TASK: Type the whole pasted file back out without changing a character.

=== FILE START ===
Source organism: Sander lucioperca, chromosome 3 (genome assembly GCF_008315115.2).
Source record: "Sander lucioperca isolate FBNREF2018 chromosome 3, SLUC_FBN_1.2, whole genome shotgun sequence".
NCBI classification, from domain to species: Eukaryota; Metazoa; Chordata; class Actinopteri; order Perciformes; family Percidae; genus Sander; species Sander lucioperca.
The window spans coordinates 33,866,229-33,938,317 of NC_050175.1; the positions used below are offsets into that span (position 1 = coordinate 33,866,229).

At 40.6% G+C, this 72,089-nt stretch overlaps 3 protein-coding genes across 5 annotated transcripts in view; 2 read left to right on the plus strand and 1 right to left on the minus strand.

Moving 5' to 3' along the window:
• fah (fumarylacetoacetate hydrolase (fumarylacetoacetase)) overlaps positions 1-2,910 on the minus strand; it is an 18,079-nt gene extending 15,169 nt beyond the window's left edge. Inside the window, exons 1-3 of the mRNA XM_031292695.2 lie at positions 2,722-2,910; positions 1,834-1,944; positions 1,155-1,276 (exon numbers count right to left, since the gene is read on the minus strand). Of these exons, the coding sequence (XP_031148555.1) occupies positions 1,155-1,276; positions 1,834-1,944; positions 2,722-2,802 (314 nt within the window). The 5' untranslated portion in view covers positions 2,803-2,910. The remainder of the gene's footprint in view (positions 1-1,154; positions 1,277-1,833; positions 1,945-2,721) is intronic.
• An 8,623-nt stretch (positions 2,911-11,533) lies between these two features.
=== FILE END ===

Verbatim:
Source organism: Sander lucioperca, chromosome 3 (genome assembly GCF_008315115.2).
Source record: "Sander lucioperca isolate FBNREF2018 chromosome 3, SLUC_FBN_1.2, whole genome shotgun sequence".
NCBI classification, from domain to species: Eukaryota; Metazoa; Chordata; class Actinopteri; order Perciformes; family Percidae; genus Sander; species Sander lucioperca.
The window spans coordinates 33,866,229-33,938,317 of NC_050175.1; the positions used below are offsets into that span (position 1 = coordinate 33,866,229).

At 40.6% G+C, this 72,089-nt stretch overlaps 3 protein-coding genes across 5 annotated transcripts in view; 2 read left to right on the plus strand and 1 right to left on the minus strand.

Moving 5' to 3' along the window:
• fah (fumarylacetoacetate hydrolase (fumarylacetoacetase)) overlaps positions 1-2,910 on the minus strand; it is an 18,079-nt gene extending 15,169 nt beyond the window's left edge. Inside the window, exons 1-3 of the mRNA XM_031292695.2 lie at positions 2,722-2,910; positions 1,834-1,944; positions 1,155-1,276 (exon numbers count right to left, since the gene is read on the minus strand). Of these exons, the coding sequence (XP_031148555.1) occupies positions 1,155-1,276; positions 1,834-1,944; positions 2,722-2,802 (314 nt within the window). The 5' untranslated portion in view covers positions 2,803-2,910. The remainder of the gene's footprint in view (positions 1-1,154; positions 1,277-1,833; positions 1,945-2,721) is intronic.
• An 8,623-nt stretch (positions 2,911-11,533) lies between these two features.